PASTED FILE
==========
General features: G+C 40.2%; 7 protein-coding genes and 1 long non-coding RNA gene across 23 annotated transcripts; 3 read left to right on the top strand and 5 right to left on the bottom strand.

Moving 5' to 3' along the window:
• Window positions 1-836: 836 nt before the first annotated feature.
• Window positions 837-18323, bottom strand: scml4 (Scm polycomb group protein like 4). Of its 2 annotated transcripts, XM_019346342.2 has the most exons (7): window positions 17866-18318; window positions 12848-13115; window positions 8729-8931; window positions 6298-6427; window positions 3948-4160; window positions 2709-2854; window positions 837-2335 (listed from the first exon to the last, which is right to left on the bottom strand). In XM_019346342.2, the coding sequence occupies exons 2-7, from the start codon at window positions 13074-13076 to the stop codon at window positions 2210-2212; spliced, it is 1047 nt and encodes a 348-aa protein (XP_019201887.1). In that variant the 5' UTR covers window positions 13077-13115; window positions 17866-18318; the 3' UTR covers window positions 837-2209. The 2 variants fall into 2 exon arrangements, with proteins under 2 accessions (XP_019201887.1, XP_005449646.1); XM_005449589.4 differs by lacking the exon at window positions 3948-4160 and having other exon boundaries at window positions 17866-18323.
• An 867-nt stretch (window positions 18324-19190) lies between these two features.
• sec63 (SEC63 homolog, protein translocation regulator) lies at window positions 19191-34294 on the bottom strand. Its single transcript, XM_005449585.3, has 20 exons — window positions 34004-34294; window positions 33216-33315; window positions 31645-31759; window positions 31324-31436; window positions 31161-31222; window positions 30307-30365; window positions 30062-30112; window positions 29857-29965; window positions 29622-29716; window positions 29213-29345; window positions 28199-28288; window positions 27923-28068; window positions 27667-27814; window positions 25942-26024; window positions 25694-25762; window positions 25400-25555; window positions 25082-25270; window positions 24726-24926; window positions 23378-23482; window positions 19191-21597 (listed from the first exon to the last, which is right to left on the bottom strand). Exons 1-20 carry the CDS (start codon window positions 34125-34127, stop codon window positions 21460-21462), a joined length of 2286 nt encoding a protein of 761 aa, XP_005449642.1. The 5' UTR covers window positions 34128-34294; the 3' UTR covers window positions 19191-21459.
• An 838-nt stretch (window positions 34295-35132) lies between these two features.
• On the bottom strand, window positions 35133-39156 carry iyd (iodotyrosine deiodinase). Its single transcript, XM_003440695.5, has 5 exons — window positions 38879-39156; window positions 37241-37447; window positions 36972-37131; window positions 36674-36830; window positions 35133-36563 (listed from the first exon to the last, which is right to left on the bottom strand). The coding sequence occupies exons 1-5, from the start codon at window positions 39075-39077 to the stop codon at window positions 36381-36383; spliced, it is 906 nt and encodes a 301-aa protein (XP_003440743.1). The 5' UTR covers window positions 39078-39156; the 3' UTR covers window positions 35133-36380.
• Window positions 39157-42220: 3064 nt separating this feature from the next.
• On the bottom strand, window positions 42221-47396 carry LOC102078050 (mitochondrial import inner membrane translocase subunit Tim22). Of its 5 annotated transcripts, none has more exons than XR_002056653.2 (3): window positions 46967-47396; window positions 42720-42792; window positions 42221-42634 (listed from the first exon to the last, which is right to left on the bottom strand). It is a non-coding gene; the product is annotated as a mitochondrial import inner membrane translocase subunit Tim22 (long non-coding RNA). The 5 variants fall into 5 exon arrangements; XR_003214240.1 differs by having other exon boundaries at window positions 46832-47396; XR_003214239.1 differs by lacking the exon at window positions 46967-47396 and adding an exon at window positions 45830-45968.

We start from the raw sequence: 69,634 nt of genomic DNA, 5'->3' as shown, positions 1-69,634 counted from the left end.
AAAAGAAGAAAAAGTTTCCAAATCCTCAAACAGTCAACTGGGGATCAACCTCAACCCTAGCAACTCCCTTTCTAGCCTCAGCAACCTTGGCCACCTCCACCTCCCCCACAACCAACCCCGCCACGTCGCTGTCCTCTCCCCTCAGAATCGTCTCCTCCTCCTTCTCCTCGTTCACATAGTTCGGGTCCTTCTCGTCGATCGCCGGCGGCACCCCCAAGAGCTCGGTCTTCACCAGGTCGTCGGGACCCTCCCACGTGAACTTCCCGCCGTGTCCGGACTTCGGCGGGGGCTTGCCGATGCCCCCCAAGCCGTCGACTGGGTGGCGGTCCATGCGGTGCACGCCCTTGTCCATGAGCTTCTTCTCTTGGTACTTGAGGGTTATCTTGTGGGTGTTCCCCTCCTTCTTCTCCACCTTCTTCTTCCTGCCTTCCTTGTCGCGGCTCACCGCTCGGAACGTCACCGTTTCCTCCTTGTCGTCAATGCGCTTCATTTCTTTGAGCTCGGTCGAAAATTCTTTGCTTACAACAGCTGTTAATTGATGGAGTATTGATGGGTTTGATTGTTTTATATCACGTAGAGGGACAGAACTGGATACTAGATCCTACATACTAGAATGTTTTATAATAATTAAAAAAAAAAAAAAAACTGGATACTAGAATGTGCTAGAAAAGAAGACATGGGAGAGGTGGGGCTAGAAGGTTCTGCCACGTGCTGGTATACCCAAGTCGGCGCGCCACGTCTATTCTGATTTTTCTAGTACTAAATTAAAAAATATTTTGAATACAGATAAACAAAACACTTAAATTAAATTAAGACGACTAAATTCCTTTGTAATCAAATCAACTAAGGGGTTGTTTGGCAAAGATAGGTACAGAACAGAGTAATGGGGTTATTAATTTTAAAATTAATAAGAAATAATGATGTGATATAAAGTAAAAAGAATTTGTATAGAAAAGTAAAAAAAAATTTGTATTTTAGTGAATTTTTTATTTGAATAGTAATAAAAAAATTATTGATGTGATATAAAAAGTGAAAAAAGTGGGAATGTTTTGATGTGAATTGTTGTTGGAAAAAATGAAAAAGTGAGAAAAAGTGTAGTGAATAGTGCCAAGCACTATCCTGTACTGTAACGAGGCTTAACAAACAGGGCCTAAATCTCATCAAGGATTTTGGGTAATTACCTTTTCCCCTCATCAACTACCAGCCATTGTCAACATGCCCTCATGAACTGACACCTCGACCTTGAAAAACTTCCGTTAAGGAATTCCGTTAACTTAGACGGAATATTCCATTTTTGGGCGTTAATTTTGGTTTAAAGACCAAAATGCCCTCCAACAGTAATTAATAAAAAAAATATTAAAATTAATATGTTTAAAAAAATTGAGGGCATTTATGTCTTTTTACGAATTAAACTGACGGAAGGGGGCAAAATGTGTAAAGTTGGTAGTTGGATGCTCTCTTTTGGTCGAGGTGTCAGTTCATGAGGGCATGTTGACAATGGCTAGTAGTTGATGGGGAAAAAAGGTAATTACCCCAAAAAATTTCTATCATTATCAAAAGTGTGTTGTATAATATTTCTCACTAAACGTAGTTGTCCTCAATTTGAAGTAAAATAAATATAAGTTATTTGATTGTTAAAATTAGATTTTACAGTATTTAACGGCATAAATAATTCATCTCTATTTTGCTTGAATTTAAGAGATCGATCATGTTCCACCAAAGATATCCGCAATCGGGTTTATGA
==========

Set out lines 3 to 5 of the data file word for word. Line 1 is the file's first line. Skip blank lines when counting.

• Window positions 1-836: 836 nt before the first annotated feature.
• Window positions 837-18323, bottom strand: scml4 (Scm polycomb group protein like 4). Of its 2 annotated transcripts, XM_019346342.2 has the most exons (7): window positions 17866-18318; window positions 12848-13115; window positions 8729-8931; window positions 6298-6427; window positions 3948-4160; window positions 2709-2854; window positions 837-2335 (listed from the first exon to the last, which is right to left on the bottom strand). In XM_019346342.2, the coding sequence occupies exons 2-7, from the start codon at window positions 13074-13076 to the stop codon at window positions 2210-2212; spliced, it is 1047 nt and encodes a 348-aa protein (XP_019201887.1). In that variant the 5' UTR covers window positions 13077-13115; window positions 17866-18318; the 3' UTR covers window positions 837-2209. The 2 variants fall into 2 exon arrangements, with proteins under 2 accessions (XP_019201887.1, XP_005449646.1); XM_005449589.4 differs by lacking the exon at window positions 3948-4160 and having other exon boundaries at window positions 17866-18323.
• An 867-nt stretch (window positions 18324-19190) lies between these two features.